Our findings are consistent with prior research. Dufour et al
      • Dufour R.
      • Markekian J.
      • Pasquale M.K.
      • Schaaf D.
      • Andrews G.
      • Patel N.
      Understanding predictors of opioid abuse: predictive model development and validation.
      developed a predictive model using data from 1 commercial insurer with 3500 cases of opioid abuse or dependence. They also found a lower risk with advanced age and high risks among men.
      Our results also are consistent with those of Edlund et al,
      • Edlund M.J.
      • Martin B.C.
      • Fan M.Y.
      • Devries A.
      • Braden J.B.
      • Sullivan M.D.
      Risks for opioid abuse and dependence among recipients of chronic opioid therapy: results from the TROUP study.
      who evaluated 46,000 patients in Arkansas. They reported that opioid abuse or dependence was associated with mental health disorders, prior opioid abuse, younger age (18-30 years), prior nonopioid substance abuse, and higher morphine equivalent dose per day. White et al
      • White A.G.
      • Birnbaum H.G.
      • Schiller M.
      • Tang J.
      • Katz M.P.
      Analytic models to identify patients at risk for prescription opioid abuse.
      developed an abuse prediction model based on 116,382 patients in Maine who used opioids. One of their main findings was that ≥4 opioid prescriptions (OR, 7.34) and early refills (OR, 3.39) predicted abuse. Dose escalation also was a significant risk factor (OR, 1.88). We did not assess early refills or dose escalation because they cannot be assessed at the time of first prescription. Compared with these seminal studies, our study is larger and more representative of the US population.
      Rice et al
      • Rice J.B.
      • White A.G.
      • Birnbaum H.G.
      • Schiller M.
      • Brown D.A.
      • Roland C.L.
      A model to identify patients at risk for prescription opioid abuse, dependence, and misuse.
      also studied a large, representative dataset. Their findings of nonopioid drug abuse (OR, 9.89) and a history of mental illness (OR, 2.45) increasing the risk for opioid abuse support our findings. Our study differentiates from prior studies in that we quantified how readily available demographic, clinical, behavioral, pharmacy, and geographic information predict opioid abuse or dependence. Prescribers will be able to use these variables in real-time to make a more accurate risk assessment of developing opioid abuse or dependence.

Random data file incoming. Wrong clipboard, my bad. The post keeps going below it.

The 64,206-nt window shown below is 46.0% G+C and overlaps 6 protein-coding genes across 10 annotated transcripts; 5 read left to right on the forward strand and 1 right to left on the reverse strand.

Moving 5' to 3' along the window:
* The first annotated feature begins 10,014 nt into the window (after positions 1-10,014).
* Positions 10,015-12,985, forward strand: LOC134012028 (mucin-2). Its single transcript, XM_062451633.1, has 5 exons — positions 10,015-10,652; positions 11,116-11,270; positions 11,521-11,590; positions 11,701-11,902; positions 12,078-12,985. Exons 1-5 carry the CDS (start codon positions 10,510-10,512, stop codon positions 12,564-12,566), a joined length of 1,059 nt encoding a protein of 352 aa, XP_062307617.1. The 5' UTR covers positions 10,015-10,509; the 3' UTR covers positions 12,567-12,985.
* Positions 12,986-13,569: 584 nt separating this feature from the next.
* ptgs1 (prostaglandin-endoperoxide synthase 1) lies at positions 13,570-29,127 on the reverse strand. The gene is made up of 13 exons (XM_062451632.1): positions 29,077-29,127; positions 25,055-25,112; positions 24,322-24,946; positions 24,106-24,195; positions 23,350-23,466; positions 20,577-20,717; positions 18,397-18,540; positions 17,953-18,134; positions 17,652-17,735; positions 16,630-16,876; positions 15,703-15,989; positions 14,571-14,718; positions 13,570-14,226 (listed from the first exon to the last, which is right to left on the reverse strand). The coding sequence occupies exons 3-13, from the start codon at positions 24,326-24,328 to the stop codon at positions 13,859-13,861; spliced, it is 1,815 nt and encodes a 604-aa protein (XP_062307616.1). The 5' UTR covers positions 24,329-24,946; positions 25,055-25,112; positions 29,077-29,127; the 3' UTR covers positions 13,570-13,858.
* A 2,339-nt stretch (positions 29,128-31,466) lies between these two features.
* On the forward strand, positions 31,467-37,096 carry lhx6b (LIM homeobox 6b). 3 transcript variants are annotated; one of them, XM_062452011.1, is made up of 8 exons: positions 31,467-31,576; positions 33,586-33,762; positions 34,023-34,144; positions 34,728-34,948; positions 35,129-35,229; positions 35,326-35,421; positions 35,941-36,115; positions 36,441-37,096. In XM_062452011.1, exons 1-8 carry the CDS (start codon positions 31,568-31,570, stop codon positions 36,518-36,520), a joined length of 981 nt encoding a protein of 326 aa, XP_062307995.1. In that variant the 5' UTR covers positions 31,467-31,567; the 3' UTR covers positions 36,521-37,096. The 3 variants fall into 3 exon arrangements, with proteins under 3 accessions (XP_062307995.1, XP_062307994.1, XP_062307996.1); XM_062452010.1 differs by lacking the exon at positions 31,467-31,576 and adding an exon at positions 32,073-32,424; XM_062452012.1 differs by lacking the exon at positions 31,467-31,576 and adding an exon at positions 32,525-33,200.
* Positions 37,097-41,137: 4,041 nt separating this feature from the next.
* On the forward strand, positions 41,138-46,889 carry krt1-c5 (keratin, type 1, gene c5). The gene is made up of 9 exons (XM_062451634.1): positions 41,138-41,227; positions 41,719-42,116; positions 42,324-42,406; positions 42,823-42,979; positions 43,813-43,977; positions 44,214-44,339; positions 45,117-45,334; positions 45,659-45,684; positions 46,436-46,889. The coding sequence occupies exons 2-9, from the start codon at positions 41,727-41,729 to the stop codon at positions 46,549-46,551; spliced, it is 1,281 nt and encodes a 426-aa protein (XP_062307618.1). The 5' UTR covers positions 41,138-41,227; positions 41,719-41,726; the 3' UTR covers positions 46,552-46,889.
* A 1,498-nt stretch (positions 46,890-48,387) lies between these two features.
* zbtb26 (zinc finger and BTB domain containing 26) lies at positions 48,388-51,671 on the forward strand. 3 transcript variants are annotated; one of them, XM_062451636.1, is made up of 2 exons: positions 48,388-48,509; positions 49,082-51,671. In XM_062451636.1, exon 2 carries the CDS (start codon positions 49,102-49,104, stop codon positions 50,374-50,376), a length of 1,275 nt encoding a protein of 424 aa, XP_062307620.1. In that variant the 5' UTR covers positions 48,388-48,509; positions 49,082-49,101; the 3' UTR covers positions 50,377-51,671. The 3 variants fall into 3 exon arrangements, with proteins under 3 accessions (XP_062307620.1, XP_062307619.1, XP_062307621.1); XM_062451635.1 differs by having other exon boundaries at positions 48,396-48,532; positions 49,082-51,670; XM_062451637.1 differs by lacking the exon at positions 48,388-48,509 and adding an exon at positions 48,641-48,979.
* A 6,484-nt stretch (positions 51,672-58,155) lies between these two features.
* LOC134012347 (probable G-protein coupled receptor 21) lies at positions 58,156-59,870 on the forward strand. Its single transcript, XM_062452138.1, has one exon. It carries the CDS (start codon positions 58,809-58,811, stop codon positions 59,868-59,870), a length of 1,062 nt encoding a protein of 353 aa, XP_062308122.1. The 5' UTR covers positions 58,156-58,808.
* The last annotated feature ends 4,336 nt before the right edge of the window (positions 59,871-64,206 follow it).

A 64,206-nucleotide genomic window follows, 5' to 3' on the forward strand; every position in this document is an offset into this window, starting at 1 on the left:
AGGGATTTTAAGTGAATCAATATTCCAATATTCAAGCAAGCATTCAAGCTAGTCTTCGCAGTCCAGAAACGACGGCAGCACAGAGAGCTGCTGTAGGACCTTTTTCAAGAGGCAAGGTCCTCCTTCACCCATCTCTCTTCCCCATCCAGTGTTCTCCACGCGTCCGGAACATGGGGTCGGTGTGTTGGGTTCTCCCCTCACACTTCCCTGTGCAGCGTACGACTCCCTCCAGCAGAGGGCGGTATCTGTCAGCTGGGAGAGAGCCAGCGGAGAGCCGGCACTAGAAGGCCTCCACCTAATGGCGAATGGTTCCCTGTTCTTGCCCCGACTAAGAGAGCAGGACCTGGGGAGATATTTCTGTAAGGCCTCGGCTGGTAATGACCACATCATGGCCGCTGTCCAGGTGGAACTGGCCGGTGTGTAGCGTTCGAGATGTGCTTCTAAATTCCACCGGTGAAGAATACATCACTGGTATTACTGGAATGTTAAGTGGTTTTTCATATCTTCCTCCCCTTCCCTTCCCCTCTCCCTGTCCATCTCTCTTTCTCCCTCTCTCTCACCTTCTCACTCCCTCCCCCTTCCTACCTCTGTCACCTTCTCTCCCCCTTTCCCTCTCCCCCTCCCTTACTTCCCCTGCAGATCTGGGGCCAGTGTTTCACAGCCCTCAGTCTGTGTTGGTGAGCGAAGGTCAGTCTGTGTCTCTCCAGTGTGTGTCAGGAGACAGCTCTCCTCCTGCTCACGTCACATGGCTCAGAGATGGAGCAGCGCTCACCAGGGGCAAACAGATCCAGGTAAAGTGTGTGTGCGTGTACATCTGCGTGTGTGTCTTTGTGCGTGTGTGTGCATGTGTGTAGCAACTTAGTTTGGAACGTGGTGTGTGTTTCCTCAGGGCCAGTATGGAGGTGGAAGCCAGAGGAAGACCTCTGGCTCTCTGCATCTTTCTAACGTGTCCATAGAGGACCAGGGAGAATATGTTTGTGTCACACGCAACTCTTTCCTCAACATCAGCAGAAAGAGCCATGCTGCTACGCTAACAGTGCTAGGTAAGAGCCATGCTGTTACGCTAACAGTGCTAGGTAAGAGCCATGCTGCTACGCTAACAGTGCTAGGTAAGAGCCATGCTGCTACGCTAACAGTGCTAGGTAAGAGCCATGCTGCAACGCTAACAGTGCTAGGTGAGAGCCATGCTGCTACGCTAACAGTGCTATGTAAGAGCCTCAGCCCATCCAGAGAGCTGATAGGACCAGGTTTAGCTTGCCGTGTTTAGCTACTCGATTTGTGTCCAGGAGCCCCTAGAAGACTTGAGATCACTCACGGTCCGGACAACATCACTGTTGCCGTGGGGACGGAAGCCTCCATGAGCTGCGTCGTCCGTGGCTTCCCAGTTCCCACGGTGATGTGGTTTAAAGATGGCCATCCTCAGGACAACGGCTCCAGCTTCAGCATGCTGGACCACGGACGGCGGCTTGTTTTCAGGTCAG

Study Limitations

      First, the model is not implementable in states without a prescription drug monitoring program, but 49 states have a program in place or pending. Second, our study did not include Medicare, Medicaid, or Veterans Administration patients and awaits validation in these populations. However, most of the total US population is covered by private insurance.
      Kaiser Family Foundation
      Health insurance coverage of the total population.
      Third, because we used 1 year of ICD-9 codes after the index claim for identifying opioid abuse or dependence, we likely failed to capture some episodes of abuse or dependence. Future studies could include longer follow-up. Finally, the relationship between receiving ≥50% of the total dose in the immediate-release form and being diagnosed with opioid abuse or dependence was significant in the validation model, but not in the derivation model.

      Conclusions

      In light of the opioid abuse epidemic, the findings of this study warrant updating tools that estimate the risk for abuse or dependence. We recommend incorporating factors found in a prescription drug monitoring program into a patient's risk analysis. We found that risk factors for a patient being diagnosed with opioid abuse or dependence are younger age; being a chronic opioid user; histories of mental illness, nonopioid substance abuse, and alcohol abuse; being a high morphine equivalent dose user; a history of tobacco use; using multiple prescribers; residing in the South, West, or Midwest; using multiple pharmacies; male gender; and an increasing number of opioid prescriptions. Our study quantifies risk factors that are available to prescribers who are considering prescribing opioids. These insights highlight the importance of using readily available demographic, clinical, pharmacy, and geographic information to estimate the risk for opioid abuse or dependence.

      Acknowledgments

      H. M. Dinesh, MS, Genpact, contributed to data collection. From Express Scripts, Craig Reno, BS, MBA, provided clinical expertise on the analysis, Ria Westergaard, PharmD, provided clinical expertise on the analysis. In addition to the authors, Ruth Martinez, RPh, contributed to writing and editing the manuscript.

      Appendices

      Appendix 1Specific Therapeutic Class and Associated Description for Opioid Claims
      STCSTC Description